Three helpers immediately swooped in and began plucking dirty and undesirable bits from around the edges of the fleece, tossing them on the bare ground under the table. I could see no rhyme or reason to their work. Masses of grass and hay were being left, dark ugly bits around the edges stayed, too, while other areas were immediately — and with great intention — pulled and tossed.
"Would you like to have a turn?" Eugene asked, and they all stepped aside to make room for me. Overwhelmed by a feeling of total ineptitude, I pulled out my camera and urged them to keep working so I could document what they were doing. I'd never properly skirted a fleece before, but they were looking at me as if I were the expert.
As crucial as shearing is (and it is critical to a sheep's health), skirting and classing are even more critical if you hope to get good money for your wool. Skirting is the process of removing inferior and contaminated wool that would lower the value of your wool. Classing takes things one step further, grouping "like" wools with "like" wools so that that you can sell the finest wool in your clip for a better price. A good classer can gauge a fleece's fineness by sight and touch to within a micron. A bad classer can really mess things up.
Eugene wasn't selling his wool to someone else, so receiving top dollar for his clip wasn't really a concern. His flock had so little variability in fineness that all the fleeces from his Saxon Merinos were being bundled together — so they didn't need an experienced classer on hand either.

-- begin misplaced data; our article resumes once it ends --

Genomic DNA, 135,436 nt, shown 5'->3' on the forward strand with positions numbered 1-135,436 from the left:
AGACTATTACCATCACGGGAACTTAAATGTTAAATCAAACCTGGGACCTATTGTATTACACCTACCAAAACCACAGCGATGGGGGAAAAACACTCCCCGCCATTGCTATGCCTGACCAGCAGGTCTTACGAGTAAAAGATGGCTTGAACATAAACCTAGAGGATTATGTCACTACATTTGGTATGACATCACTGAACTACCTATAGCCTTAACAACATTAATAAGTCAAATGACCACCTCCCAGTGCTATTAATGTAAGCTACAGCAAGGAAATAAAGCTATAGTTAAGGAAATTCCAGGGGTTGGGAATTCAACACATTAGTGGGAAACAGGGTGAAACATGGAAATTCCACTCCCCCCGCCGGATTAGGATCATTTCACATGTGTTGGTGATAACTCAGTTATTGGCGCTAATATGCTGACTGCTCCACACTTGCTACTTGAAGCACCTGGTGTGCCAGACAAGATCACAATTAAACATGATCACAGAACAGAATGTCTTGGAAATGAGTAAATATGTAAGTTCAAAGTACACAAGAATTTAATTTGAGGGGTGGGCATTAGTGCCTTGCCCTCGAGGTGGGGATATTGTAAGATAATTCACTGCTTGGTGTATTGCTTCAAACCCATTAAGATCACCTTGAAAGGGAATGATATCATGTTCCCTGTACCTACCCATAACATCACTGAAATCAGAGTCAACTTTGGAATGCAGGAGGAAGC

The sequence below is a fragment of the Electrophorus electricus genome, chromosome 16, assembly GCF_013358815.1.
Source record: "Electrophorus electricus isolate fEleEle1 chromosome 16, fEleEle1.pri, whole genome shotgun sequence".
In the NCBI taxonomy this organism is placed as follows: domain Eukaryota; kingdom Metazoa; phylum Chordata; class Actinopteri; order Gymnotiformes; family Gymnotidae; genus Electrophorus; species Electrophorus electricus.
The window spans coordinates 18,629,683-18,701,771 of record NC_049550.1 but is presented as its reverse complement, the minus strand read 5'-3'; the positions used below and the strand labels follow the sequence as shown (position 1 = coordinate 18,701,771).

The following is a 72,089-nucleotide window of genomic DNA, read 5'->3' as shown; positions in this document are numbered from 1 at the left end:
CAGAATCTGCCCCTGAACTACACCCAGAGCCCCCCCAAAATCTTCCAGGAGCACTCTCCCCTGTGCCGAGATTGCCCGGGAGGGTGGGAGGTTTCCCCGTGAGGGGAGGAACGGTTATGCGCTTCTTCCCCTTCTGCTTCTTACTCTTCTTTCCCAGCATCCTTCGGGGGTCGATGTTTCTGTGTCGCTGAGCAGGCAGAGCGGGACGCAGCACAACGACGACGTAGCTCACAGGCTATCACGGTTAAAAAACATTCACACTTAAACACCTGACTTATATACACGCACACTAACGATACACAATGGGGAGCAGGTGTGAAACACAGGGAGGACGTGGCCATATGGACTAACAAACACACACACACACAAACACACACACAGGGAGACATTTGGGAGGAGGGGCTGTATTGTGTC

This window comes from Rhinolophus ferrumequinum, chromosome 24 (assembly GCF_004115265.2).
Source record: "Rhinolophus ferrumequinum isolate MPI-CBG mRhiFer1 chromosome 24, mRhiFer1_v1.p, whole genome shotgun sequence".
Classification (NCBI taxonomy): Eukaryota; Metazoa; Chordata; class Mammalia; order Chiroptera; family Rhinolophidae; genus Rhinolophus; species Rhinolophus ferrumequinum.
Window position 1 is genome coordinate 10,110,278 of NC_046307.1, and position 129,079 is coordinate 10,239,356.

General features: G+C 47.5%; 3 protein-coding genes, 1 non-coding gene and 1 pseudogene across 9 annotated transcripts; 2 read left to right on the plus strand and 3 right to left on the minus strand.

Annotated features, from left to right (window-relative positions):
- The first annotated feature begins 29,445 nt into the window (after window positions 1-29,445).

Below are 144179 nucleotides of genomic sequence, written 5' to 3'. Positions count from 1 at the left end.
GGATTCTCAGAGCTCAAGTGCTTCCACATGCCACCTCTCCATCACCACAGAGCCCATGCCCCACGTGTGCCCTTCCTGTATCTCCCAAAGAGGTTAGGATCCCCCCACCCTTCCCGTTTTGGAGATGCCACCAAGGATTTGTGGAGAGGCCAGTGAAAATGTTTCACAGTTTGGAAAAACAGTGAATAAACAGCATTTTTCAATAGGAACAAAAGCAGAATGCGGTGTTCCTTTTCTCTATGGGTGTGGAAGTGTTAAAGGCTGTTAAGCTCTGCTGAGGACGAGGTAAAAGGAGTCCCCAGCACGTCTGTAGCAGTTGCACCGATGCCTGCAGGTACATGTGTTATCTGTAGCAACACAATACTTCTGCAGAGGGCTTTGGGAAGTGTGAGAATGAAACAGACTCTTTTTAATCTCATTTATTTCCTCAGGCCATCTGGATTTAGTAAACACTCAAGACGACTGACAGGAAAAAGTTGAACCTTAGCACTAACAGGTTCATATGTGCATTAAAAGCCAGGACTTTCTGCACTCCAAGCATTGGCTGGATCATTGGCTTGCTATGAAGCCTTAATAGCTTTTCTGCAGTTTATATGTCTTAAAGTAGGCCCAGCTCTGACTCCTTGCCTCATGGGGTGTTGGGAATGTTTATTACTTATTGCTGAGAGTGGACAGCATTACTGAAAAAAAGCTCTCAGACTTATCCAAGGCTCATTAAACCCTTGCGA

But they were still skirting. Eugene explained that the wool on the belly, the head (or "top knot"), and the legs ("britches") had already been left behind on the shearing board. "They're dirty," he said. "Not uniform."
Any kind of contamination — be it excess vegetable matter or urine-stained locks or even strands of polypropylene from a stray gate tie — will cause a yarn to spin poorly and lower the overall yield of that year's wool clip. "Yield" was another big thing for Eugene. Yield represents the amount of clean wool left after the raw wool has been scoured and all the dirt and grease removed. The higher the yield, the more usable wool you get from each sheep, the more potentially profitable your operation. American Delaine Merino sheep tend to grow greasier wool, bringing their yield down to an average of 50 percent, sometimes less. Eugene's flock regularly yielded 65 percent, occasionally higher. This was another indication that his attempts to breed to true Saxon Merino standards were paying off.
Back at the skirting table, shorter nubbins fell like confetti through the open slats and onto the ground below, where they'd later be raked up and used for garden compost. Those were second cuts, from areas where the shearer had run over the same spot twice. You remove those for much the same reason you check your pockets for Kleenex before doing laundry: They'll clump together during processing and leave little tufts of fluff behind in your yarn, ultimately making the fabric pill more quickly.
Tidied fleeces were then gathered and stuffed into a tall clear plastic bag — "I get them from Mid-States Wool," Eugene said, "four bucks apiece" — until even the tallest person standing on an upturned milk crate couldn't fit any more inside. It took two people to wrestle the bag to a far wall, where several others already stood, full from a busy morning.